The Prime Minister replied that the reaction had been excellent. Only the Communists voted against the law lengthening military service from twelve to eighteen months. In addition to this improvement, he even got the legislature to approve the complete cancellation of all exemptions from military service. This meant that every French youth obtained military training, and he recalled, in this connection, that it was bad form in France for a young man not to have had his military service.

President Truman mentioned that General Marshall was interested in this question of length of service because he is up against the same problem in the current session of Congress.

The Prime Minister said that France took the changes very well and that Communist agitation against extending the term of service was pitifully unsuccessful. He added that General Juin had told him that the quality of young men now entering their military service in France is wonderful.

General Marshall said that without criticizing, he wished to make one comment. In the event that the Prime Minister was questioned at the National Press Club, where he was to speak today, about why the length of service was shorter in France than the length of service he was proposing for adoption by the United States, General Marshall asked that the Prime Minister not be drawn into a discussion of this difference but rather refer to the fact that the French rule on deferments is much more strict than ours.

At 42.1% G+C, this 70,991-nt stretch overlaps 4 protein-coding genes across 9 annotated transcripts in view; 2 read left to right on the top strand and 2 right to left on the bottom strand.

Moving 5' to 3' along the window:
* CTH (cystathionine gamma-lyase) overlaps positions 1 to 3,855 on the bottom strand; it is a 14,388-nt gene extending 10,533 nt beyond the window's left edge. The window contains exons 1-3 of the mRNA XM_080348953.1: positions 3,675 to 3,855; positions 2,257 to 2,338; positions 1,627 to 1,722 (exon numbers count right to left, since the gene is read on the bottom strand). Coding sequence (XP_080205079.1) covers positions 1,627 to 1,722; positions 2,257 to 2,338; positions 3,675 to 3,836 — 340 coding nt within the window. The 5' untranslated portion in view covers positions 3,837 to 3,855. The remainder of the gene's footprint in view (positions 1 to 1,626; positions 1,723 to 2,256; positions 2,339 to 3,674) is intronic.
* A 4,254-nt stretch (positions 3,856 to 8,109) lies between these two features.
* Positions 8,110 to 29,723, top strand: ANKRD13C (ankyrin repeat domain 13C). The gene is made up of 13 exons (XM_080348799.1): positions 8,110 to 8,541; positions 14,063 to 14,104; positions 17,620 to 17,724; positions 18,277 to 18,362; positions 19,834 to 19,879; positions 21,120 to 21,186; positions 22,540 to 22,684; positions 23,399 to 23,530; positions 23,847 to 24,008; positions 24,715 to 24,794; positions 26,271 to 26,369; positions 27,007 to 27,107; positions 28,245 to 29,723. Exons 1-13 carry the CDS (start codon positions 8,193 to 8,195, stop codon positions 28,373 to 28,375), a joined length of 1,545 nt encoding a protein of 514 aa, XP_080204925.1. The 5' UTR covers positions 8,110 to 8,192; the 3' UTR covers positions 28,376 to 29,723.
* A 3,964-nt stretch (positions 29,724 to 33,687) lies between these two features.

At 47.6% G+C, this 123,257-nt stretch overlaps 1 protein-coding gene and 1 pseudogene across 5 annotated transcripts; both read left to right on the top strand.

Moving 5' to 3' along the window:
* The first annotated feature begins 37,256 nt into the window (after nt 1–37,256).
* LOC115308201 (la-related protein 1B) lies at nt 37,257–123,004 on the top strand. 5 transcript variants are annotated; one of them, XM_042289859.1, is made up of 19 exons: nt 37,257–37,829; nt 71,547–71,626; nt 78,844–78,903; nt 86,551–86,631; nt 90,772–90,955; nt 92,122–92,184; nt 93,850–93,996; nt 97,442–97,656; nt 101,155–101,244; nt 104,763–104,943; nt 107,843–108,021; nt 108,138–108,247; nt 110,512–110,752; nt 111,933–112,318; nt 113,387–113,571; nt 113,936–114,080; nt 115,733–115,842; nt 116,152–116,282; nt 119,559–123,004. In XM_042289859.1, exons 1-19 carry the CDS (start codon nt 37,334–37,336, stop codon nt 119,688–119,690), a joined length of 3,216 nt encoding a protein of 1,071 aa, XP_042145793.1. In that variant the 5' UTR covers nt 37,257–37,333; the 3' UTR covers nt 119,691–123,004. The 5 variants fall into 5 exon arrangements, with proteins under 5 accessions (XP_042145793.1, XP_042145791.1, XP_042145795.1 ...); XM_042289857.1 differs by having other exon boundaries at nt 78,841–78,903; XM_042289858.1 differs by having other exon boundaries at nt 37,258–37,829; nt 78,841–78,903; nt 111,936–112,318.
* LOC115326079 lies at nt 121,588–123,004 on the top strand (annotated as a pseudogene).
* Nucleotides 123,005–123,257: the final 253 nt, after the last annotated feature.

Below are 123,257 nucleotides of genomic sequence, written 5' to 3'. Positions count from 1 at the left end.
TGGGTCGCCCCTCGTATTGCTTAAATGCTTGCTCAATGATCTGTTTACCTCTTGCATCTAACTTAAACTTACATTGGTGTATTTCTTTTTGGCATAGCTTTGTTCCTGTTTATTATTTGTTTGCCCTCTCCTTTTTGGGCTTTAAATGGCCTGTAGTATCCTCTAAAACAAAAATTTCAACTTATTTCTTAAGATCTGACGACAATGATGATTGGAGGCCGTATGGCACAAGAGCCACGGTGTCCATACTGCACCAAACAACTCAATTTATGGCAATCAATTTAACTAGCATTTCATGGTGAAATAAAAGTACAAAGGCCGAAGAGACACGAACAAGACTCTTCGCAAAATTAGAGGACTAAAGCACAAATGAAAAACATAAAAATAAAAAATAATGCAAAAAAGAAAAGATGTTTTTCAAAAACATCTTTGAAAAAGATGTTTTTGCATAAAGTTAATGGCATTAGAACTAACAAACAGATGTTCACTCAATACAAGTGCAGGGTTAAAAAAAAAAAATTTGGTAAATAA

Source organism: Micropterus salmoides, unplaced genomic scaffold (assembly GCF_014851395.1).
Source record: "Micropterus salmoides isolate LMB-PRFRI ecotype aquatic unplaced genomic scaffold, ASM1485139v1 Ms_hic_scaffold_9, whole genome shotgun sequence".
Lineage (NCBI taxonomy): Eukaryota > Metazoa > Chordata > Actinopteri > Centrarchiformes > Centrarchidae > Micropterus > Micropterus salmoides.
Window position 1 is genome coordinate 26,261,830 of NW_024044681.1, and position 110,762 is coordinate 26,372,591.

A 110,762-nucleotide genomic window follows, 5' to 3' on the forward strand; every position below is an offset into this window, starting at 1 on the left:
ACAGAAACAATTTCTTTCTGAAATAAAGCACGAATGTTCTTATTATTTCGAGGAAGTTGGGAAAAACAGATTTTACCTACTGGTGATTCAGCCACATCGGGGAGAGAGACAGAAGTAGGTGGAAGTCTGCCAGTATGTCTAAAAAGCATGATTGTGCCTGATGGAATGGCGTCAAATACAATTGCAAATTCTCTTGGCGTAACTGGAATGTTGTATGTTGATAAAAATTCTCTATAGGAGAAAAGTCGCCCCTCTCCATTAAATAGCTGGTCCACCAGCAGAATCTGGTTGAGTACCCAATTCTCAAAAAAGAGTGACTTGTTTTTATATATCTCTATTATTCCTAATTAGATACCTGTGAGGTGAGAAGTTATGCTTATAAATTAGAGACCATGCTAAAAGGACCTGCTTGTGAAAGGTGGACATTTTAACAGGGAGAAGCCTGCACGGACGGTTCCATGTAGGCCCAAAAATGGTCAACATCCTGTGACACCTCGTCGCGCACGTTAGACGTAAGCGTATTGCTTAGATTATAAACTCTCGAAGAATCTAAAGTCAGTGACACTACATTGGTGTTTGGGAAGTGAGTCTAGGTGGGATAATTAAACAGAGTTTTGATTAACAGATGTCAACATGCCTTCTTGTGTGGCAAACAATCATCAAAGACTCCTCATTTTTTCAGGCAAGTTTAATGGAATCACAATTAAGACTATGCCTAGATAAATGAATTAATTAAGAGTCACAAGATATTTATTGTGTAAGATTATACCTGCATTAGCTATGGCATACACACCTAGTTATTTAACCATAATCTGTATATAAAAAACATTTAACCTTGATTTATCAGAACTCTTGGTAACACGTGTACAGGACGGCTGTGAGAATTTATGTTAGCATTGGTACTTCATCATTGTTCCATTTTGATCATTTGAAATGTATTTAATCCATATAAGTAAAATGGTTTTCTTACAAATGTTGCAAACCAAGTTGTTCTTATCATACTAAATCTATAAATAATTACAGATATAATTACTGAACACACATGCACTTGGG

General Marshall pointed out that the tradition of France is to maintain a large standing army. Because of this he hoped the French would not be misled into underestimating the cost and the time involved in a rapid build-up of trained forces. He recalled that the United States tradition is to start with nothing and end up with a huge army. This is an entirely different operation than that to which France is accustomed. To lengthen the term of service makes a tremendous improvement not only by reducing costs but also by greatly improving the power of the trained forces. He illustrated this point by saying that when we lose a soldier after 21 months training we lose a man at the moment when he is most useful. For this reason, he added, we are trying to increase the length of service to 27 months.